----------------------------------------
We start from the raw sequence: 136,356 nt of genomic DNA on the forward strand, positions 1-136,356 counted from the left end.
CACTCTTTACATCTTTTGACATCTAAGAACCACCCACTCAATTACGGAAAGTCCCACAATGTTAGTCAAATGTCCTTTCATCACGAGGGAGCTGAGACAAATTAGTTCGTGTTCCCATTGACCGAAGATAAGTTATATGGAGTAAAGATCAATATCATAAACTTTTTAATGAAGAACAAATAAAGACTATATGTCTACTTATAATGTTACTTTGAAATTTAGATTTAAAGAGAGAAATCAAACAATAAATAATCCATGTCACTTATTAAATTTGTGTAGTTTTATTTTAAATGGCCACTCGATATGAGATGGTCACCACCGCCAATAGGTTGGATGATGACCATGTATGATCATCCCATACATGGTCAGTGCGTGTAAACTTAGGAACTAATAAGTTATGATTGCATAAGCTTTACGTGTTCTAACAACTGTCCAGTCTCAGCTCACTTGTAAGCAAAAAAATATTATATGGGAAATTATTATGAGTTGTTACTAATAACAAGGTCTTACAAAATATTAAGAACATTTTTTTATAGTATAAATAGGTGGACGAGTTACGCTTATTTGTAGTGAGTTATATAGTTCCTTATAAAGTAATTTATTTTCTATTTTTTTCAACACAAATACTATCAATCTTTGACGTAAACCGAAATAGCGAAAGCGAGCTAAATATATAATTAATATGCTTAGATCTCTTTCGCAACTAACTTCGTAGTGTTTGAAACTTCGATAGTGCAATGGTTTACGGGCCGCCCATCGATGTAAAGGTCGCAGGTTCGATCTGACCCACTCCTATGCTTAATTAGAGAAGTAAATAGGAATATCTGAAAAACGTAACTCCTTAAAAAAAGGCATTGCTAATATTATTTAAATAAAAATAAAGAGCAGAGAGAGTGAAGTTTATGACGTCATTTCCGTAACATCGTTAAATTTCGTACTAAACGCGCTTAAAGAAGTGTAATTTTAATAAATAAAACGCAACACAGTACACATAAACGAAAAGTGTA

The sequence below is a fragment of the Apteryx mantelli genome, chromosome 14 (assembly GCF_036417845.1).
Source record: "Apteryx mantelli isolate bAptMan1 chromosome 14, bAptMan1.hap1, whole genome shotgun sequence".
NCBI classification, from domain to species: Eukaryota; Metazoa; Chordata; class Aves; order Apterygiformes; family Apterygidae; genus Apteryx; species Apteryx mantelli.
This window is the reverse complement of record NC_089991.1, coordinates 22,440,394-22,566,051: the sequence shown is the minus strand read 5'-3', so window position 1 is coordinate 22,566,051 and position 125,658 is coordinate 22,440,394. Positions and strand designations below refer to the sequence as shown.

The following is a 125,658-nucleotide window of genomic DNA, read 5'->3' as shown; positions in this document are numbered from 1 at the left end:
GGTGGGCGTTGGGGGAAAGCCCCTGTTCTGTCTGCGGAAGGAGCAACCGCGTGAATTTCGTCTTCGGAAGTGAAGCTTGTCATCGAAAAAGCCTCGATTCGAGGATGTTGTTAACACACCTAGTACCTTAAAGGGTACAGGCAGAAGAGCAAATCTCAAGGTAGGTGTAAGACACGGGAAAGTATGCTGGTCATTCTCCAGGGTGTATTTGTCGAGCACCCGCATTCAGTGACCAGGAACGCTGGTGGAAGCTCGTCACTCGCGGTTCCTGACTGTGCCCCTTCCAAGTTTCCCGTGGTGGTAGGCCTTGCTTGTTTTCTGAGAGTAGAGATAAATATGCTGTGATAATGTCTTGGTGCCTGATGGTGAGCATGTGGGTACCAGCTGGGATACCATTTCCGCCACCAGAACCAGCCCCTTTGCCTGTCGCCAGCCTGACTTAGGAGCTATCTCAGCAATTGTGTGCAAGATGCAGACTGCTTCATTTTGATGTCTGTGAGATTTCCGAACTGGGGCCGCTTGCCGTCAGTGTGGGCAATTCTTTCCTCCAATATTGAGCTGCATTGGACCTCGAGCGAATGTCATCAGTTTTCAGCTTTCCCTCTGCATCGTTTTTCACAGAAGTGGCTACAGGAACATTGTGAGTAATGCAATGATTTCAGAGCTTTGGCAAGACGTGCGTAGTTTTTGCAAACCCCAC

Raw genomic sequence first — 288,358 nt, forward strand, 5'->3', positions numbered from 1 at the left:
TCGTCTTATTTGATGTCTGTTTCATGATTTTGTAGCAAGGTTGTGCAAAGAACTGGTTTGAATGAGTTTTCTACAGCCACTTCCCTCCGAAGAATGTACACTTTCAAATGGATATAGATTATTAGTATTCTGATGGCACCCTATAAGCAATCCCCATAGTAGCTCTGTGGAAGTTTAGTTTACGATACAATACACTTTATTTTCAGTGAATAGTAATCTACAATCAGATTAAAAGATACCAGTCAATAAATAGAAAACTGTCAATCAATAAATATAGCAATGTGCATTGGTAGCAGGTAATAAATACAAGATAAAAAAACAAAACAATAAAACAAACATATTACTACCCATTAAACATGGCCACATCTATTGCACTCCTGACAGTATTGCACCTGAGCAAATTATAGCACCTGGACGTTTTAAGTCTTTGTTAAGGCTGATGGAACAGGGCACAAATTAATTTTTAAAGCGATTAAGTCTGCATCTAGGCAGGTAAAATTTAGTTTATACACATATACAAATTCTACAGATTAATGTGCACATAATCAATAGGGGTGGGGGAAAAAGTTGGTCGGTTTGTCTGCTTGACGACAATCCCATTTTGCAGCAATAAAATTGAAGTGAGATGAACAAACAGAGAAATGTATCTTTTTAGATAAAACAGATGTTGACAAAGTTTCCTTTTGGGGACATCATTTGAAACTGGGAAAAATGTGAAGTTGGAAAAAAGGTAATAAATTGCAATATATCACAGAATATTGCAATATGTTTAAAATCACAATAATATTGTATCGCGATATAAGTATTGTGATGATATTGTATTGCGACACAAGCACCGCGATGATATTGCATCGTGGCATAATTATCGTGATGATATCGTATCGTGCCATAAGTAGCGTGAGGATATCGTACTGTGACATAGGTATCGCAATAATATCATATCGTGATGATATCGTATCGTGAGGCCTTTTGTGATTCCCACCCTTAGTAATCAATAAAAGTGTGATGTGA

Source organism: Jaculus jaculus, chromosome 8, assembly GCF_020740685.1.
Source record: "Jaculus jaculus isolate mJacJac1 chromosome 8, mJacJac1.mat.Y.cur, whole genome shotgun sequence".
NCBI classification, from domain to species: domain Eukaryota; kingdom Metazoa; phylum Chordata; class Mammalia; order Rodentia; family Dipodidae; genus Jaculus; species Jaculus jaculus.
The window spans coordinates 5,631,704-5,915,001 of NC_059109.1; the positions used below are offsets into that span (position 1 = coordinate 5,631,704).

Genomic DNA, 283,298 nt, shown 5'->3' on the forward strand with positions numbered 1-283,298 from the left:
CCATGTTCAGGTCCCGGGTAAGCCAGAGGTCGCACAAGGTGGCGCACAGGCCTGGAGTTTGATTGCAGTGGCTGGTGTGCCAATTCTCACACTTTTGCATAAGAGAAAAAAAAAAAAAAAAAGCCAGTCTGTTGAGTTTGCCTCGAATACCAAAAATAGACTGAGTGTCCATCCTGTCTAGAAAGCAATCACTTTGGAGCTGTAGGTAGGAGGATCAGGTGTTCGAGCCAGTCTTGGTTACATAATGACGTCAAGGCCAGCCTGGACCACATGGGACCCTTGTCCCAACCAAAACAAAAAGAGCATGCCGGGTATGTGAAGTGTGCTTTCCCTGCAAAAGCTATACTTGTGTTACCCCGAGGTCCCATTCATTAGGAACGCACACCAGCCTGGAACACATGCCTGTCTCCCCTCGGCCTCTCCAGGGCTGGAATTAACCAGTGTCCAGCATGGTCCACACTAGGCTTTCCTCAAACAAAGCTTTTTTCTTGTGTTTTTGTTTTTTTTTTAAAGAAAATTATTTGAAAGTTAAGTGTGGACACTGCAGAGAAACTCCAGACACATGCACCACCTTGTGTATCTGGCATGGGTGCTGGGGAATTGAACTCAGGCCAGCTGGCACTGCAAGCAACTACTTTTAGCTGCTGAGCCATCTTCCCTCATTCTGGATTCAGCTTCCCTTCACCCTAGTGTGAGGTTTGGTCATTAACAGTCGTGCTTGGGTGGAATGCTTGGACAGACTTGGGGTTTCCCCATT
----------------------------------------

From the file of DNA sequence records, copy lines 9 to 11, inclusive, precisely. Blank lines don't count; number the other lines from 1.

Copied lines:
Raw genomic sequence first — 288,358 nt, forward strand, 5'->3', positions numbered from 1 at the left:
TCGTCTTATTTGATGTCTGTTTCATGATTTTGTAGCAAGGTTGTGCAAAGAACTGGTTTGAATGAGTTTTCTACAGCCACTTCCCTCCGAAGAATGTACACTTTCAAATGGATATAGATTATTAGTATTCTGATGGCACCCTATAAGCAATCCCCATAGTAGCTCTGTGGAAGTTTAGTTTACGATACAATACACTTTATTTTCAGTGAATAGTAATCTACAATCAGATTAAAAGATACCAGTCAATAAATAGAAAACTGTCAATCAATAAATATAGCAATGTGCATTGGTAGCAGGTAATAAATACAAGATAAAAAAACAAAACAATAAAACAAACATATTACTACCCATTAAACATGGCCACATCTATTGCACTCCTGACAGTATTGCACCTGAGCAAATTATAGCACCTGGACGTTTTAAGTCTTTGTTAAGGCTGATGGAACAGGGCACAAATTAATTTTTAAAGCGATTAAGTCTGCATCTAGGCAGGTAAAATTTAGTTTATACACATATACAAATTCTACAGATTAATGTGCACATAATCAATAGGGGTGGGGGAAAAAGTTGGTCGGTTTGTCTGCTTGACGACAATCCCATTTTGCAGCAATAAAATTGAAGTGAGATGAACAAACAGAGAAATGTATCTTTTTAGATAAAACAGATGTTGACAAAGTTTCCTTTTGGGGACATCATTTGAAACTGGGAAAAATGTGAAGTTGGAAAAAAGGTAATAAATTGCAATATATCACAGAATATTGCAATATGTTTAAAATCACAATAATATTGTATCGCGATATAAGTATTGTGATGATATTGTATTGCGACACAAGCACCGCGATGATATTGCATCGTGGCATAATTATCGTGATGATATCGTATCGTGCCATAAGTAGCGTGAGGATATCGTACTGTGACATAGGTATCGCAATAATATCATATCGTGATGATATCGTATCGTGAGGCCTTTTGTGATTCCCACCCTTAGTAATCAATAAAAGTGTGATGTGA

Source organism: Jaculus jaculus, chromosome 8, assembly GCF_020740685.1.